Convinced yet? Either way let’s move on. The blame, in my opinion, for the Chiefs’ poor season lies on the offensive line and the defense.

The All-But-Nonexistent Offensive Line

The Chiefs’ offensive line is among the worst in the NFL. It has allowed the second most sacks in the league. This lack of protection leads to hurried throws and a much harder running game. Smith is on pace to be sacked 57 times for a total loss of 325 yards. No quarterback playing behind this line would have enough time to make all of the necessary decisions as a quarterback. Also, the ineffective play of the offensive line indirectly led to the injury of Jamaal Charles. On the play that he was injured, he was trying to escape a defender that had been let past the line of scrimmage.

The Surprisingly Poor Defense

The biggest difference between 2013-14 and 2015, and the reason why they have played so poorly this year, lies in the defense. Last year, the Chiefs’ defense allowed the second least amount of points in the league (281), the seventh least amount of yards (5288), and the sixth least yards allowed per play (5.2). It is fair to say that a majority of the reason for the Chiefs’ success over the last two years has been the stellar play of their defense.

How are they now? Very, very average. Out of 32 teams they are 15th in points allowed (172) and 13th in yards (2576). The Chiefs have improved on their run defense this year; their defense against the pass, however, has been very poor. After earning the rank of second best against passing offense last year, they have regressed greatly. They have given up the ninth most passing yards (1852) and the 10th most yards per passing play(7.6). Their regress from a dominant force to an average-to-above-average defense has made a huge difference in wins vs. losses.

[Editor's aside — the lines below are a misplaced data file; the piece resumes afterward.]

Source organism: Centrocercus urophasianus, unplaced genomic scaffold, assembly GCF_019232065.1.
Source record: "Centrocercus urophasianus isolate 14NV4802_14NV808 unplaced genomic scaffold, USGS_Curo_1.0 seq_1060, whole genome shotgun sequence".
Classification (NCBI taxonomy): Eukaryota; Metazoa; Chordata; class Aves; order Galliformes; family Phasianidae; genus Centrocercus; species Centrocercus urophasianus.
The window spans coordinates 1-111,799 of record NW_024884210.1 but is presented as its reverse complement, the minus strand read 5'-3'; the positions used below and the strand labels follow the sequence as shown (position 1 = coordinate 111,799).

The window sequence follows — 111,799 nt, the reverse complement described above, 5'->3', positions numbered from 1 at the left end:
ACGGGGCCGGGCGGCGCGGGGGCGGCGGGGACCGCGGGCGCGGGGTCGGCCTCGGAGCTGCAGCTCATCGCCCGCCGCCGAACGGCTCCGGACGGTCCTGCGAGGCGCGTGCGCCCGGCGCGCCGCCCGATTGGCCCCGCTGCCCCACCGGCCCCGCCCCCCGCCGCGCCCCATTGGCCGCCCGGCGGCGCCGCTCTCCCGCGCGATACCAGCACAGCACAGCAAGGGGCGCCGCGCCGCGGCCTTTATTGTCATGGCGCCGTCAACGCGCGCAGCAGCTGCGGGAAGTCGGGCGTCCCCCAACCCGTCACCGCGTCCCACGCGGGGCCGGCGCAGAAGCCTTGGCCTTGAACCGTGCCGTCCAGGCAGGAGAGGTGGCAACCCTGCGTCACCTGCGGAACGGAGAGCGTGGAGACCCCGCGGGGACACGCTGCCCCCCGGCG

It is a significant surprise that the defense has been playing this poorly because they have five current defensive players who have been selected to the pro bowl before. Also, no major players of the defense left via free agency or injury last year (depending on your opinion of if Dontari Poe is/was injured or not). They also got starting defensive lineman Mike Devito and starting, previous pro-bowler middle linebacker Derrick Johnson back from injury. Also, they drafted one of their starting cornerbacks and a starting middle linebacker in last year’s draft. The players that they have this year look better on paper than their actual performance as well as last year.

It is possible, however not likely, that the poor defensive play is a result of playing offenses that have happened to bring their “A-game” that day. Or, maybe the defense has simply been going through a very rough period and needs to turn it around. Even if the defense does get back on track, don’t expect the Chiefs to dramatically improve throughout the rest of the season. There is one reason that will keep the Chiefs from progressing: the injury of Charles.

We Miss You, Jamaal!

Charles has hands-down been the best offensive player on the Chiefs since 2009. Excluding this 2015 season and the 2011 season, as he was/is injured for most of those seasons, Charles has rushed for over 1000 yards in every season since 2009. He has also had at least 225 reception yards each of those seasons as well.

Overall, the loss of Charles means a loss for the Chiefs’ season. Just look at the total offense yards percentage. Since 2009, Charles has accounted for 32 percent of the Chiefs’ offensive yards and has never contributed less than 26 percent for an individual season during that time. This means that Charles, at his worst, was still a quarter of all of the Chiefs’ offense and has been about a third of their offense since his sophomore year.

When a team loses a third of their offense, it is understandable that it will be hard to move the ball down the field, and subsequently, to score. Losing Charles means that an already bad team, is only three quarters as good as it was before.

If you’re a Chiefs fan, don’t expect the Chiefs to go make a push for the playoffs.